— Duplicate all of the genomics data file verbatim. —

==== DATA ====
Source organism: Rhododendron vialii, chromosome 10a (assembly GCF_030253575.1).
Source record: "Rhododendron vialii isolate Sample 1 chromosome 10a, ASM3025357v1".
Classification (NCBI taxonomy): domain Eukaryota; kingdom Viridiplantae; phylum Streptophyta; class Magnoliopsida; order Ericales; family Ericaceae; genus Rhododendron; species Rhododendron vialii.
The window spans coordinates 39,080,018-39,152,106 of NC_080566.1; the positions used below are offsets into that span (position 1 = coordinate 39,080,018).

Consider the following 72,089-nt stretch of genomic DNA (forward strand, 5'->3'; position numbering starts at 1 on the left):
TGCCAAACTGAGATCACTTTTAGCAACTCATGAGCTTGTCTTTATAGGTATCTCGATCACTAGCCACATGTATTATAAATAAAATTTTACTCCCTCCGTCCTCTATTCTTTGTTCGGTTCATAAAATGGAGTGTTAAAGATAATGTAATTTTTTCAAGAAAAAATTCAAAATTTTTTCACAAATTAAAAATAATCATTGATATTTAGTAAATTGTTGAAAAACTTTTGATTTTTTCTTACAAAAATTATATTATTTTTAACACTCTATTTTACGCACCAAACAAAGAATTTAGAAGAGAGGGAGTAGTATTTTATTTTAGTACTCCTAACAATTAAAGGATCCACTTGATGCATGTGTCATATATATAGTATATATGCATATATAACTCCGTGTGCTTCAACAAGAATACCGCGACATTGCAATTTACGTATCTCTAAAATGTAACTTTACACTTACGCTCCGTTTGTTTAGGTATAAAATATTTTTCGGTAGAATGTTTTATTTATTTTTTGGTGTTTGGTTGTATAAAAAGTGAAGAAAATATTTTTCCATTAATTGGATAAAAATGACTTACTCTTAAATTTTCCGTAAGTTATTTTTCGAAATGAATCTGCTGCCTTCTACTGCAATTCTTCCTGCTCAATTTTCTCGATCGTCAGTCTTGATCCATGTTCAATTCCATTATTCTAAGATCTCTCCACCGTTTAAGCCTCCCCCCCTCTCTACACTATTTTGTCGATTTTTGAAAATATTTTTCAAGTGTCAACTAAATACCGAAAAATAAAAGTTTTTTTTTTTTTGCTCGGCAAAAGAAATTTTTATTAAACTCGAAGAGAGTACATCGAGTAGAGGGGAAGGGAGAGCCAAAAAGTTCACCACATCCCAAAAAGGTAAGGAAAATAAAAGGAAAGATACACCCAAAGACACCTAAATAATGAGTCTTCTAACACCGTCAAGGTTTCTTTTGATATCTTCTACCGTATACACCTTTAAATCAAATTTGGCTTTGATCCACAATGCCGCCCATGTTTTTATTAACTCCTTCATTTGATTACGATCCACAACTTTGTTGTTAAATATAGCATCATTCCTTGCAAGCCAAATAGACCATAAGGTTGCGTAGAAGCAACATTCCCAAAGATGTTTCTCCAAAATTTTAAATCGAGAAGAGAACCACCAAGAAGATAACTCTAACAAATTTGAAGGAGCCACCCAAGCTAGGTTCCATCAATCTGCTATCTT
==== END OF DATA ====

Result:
Source organism: Rhododendron vialii, chromosome 10a (assembly GCF_030253575.1).
Source record: "Rhododendron vialii isolate Sample 1 chromosome 10a, ASM3025357v1".
Classification (NCBI taxonomy): domain Eukaryota; kingdom Viridiplantae; phylum Streptophyta; class Magnoliopsida; order Ericales; family Ericaceae; genus Rhododendron; species Rhododendron vialii.
The window spans coordinates 39,080,018-39,152,106 of NC_080566.1; the positions used below are offsets into that span (position 1 = coordinate 39,080,018).

Consider the following 72,089-nt stretch of genomic DNA (forward strand, 5'->3'; position numbering starts at 1 on the left):
TGCCAAACTGAGATCACTTTTAGCAACTCATGAGCTTGTCTTTATAGGTATCTCGATCACTAGCCACATGTATTATAAATAAAATTTTACTCCCTCCGTCCTCTATTCTTTGTTCGGTTCATAAAATGGAGTGTTAAAGATAATGTAATTTTTTCAAGAAAAAATTCAAAATTTTTTCACAAATTAAAAATAATCATTGATATTTAGTAAATTGTTGAAAAACTTTTGATTTTTTCTTACAAAAATTATATTATTTTTAACACTCTATTTTACGCACCAAACAAAGAATTTAGAAGAGAGGGAGTAGTATTTTATTTTAGTACTCCTAACAATTAAAGGATCCACTTGATGCATGTGTCATATATATAGTATATATGCATATATAACTCCGTGTGCTTCAACAAGAATACCGCGACATTGCAATTTACGTATCTCTAAAATGTAACTTTACACTTACGCTCCGTTTGTTTAGGTATAAAATATTTTTCGGTAGAATGTTTTATTTATTTTTTGGTGTTTGGTTGTATAAAAAGTGAAGAAAATATTTTTCCATTAATTGGATAAAAATGACTTACTCTTAAATTTTCCGTAAGTTATTTTTCGAAATGAATCTGCTGCCTTCTACTGCAATTCTTCCTGCTCAATTTTCTCGATCGTCAGTCTTGATCCATGTTCAATTCCATTATTCTAAGATCTCTCCACCGTTTAAGCCTCCCCCCCTCTCTACACTATTTTGTCGATTTTTGAAAATATTTTTCAAGTGTCAACTAAATACCGAAAAATAAAAGTTTTTTTTTTTTTGCTCGGCAAAAGAAATTTTTATTAAACTCGAAGAGAGTACATCGAGTAGAGGGGAAGGGAGAGCCAAAAAGTTCACCACATCCCAAAAAGGTAAGGAAAATAAAAGGAAAGATACACCCAAAGACACCTAAATAATGAGTCTTCTAACACCGTCAAGGTTTCTTTTGATATCTTCTACCGTATACACCTTTAAATCAAATTTGGCTTTGATCCACAATGCCGCCCATGTTTTTATTAACTCCTTCATTTGATTACGATCCACAACTTTGTTGTTAAATATAGCATCATTCCTTGCAAGCCAAATAGACCATAAGGTTGCGTAGAAGCAACATTCCCAAAGATGTTTCTCCAAAATTTTAAATCGAGAAGAGAACCACCAAGAAGATAACTCTAACAAATTTGAAGGAGCCACCCAAGCTAGGTTCCATCAATCTGCTATCTT